By Brian Feinzimer
By Charles Lam
By Joel Beers
By LP Hastings
By Dave Barton
By LP Hastings
By Joel Beers
Last Dance With Mary Jane's Bush
The Vagina Monologues and Marijuanalogues almost turned us into hetero stoners
By now, most of the Western world is familiar with Eve Ensler's groundbreaking 1996 play, The Vagina Monologues. At least the name is familiar—every year since 1998, someone somewhere in the U.S. has staged the vagi-tales to promote awareness of violence against women, always doing it around Valentine's Day in a perfect juxtaposition to lovey-dovey lameness. And the monologues are an important play—in theory. Women (and men) should learn that the vagina isn't laden with teeth (mostly), and all-female productions in general are still in short supply. The problem is that while Ensler occasionally adds a new vulvian discord (such as "Under the Burqa," in which she considers the plight of women in the Taliban), many of these 'logues have fallen into cliché, and some just never worked to begin with.
The cast of the Hunger Artists pretty much nails the material, bringing to in-your-face life vaginas getting their periods, getting raped, getting stimulated, and getting a set of vocal cords and actually speaking. Since there are no other plays in which women talk about their vages, we can't begrudge director Glendele Way-Agle too much for staging the thing. We do begrudge Ensler for not being more on the ball—in the past 12 years, a lot has happened to vaginas that seems essential to include, like those new wonder drugs that actually make your period disappear. Scary. And what about all those insecure, bimbo vaginas who get Mohawks or lip reductions because some guy told them they're ugly? Some black American and emigrated Hispanic and Asian vaginas—and the effects of those particular cultures on female genitalia (not just foreign mutilation from Third World countries)—would also be enlightening.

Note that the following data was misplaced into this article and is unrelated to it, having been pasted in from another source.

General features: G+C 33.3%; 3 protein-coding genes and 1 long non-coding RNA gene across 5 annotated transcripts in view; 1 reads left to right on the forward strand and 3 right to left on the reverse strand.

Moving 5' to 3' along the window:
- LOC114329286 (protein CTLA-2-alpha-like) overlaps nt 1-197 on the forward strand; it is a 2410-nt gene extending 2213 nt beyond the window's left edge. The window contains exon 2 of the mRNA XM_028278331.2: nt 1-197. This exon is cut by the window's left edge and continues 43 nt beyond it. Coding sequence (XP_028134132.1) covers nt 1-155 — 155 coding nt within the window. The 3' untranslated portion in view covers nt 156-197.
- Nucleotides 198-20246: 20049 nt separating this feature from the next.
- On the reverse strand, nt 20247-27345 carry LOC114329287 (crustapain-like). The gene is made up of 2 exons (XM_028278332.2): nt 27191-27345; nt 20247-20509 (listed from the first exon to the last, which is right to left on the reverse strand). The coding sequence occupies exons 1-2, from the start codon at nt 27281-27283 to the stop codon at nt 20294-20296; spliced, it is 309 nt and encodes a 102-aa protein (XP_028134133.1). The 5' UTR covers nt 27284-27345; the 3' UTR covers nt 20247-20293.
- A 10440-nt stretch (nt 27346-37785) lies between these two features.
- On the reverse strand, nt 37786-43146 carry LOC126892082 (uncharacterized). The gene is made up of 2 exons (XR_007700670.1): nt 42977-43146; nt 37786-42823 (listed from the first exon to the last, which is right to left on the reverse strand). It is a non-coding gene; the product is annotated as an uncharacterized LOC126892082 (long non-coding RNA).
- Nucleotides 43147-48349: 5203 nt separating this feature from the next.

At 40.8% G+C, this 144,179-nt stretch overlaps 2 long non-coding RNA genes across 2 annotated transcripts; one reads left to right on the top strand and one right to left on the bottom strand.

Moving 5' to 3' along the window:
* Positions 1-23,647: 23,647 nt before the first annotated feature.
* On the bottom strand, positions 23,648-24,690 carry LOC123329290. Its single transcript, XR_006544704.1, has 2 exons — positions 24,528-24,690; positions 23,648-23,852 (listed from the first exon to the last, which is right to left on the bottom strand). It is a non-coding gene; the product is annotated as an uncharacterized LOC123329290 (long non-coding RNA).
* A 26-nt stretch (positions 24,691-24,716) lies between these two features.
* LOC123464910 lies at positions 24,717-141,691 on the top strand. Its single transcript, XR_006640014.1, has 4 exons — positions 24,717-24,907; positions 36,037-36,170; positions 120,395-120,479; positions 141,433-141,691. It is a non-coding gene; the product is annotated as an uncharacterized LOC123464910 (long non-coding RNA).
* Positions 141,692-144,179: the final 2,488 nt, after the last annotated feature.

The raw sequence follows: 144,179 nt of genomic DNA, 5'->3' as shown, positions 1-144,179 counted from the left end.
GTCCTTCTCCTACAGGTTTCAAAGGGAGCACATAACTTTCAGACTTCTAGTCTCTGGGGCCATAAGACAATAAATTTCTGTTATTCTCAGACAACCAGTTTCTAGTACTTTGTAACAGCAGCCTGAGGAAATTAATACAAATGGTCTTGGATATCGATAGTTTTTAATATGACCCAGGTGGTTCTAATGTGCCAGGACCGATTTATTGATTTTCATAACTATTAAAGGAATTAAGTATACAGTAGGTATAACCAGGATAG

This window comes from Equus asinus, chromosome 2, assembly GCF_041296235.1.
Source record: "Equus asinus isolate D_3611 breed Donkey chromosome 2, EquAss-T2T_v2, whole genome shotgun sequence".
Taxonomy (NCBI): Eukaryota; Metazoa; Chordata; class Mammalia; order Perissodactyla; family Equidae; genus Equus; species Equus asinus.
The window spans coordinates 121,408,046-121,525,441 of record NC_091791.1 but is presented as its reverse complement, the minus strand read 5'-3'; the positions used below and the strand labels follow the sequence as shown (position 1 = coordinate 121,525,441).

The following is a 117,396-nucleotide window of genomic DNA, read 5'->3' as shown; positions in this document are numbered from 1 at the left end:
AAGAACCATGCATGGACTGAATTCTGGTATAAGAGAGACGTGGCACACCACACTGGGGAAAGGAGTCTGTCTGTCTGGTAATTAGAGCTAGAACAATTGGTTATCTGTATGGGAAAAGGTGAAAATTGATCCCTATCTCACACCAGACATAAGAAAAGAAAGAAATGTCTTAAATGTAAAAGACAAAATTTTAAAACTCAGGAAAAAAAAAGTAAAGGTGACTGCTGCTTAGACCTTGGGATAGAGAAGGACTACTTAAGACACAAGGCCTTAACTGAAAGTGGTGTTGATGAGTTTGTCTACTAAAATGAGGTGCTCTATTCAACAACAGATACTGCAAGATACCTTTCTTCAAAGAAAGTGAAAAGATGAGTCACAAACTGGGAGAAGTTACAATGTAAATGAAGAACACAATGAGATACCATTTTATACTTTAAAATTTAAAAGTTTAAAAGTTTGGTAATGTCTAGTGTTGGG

Other stories already in the show just need to go: No one really goes to a class and looks at her vagina in a mirror—and we wonder if anyone ever did and why we're supposed to care. It's also really not okay to include a story about a 16-year-old girl who gets seduced by a 24-year-old woman. Umm . . . that's statutory rape, sisters, no matter how badly a teenage lesbian might want it (and we did when we were that age, but in hindsight? Ewww. . .). We also wonder if removing the word "bulldyke" might be a good idea, since no one's really ever used it in a nice way, and we certainly don't want to "reclaim" it. In short, the Monologues in this modern day seem to work more toward fulfilling negative female stereotypes than shattering them—just ask the quarter of the audience who left at intermission. Rewrite the play yourself, you say? Well, we just might! We certainly won't be seeing this version again. Ever.
In refreshing contrast to this aging uterine saga, the Hunger Artists also offer an almost-midnight show of the vagina parody, Marijuanalogues. This time, four male stoners educate us on the etiquette, pitfalls and pleasures of sparking up. Segments such as "Pot vs. Vagina" prove that the two certainly go together. The men teach us joint-rolling skills, that we should never claim to have chronic when we do not, and that bad bong water gives one Old Man's Ass Mouth. We don't even smoke out—which apparently makes us a pitiful NPS ("non-pot smoker")—and we still thought the show was pretty much a riot. We were certainly glad someone finally demanded that the 'gina -logues lighten up. Now all we have to do is find a dealer, practice rolling a J, and get to work on our new vaginal exposé, A Tale of Two Twats. Or something like that.
The Vagina Monologues at the Hunger Artists Theatre, 699-A S. State College Blvd., Fullerton, (714) 680-6803; www.hungerartists.com. Fri.-Sat., 8 p.m.; Sun., 7 p.m. Through March 22; The Marijuanalogues. Fri.-Sat., 11 p.m. Through March 15. $15-$18; both shows, $25.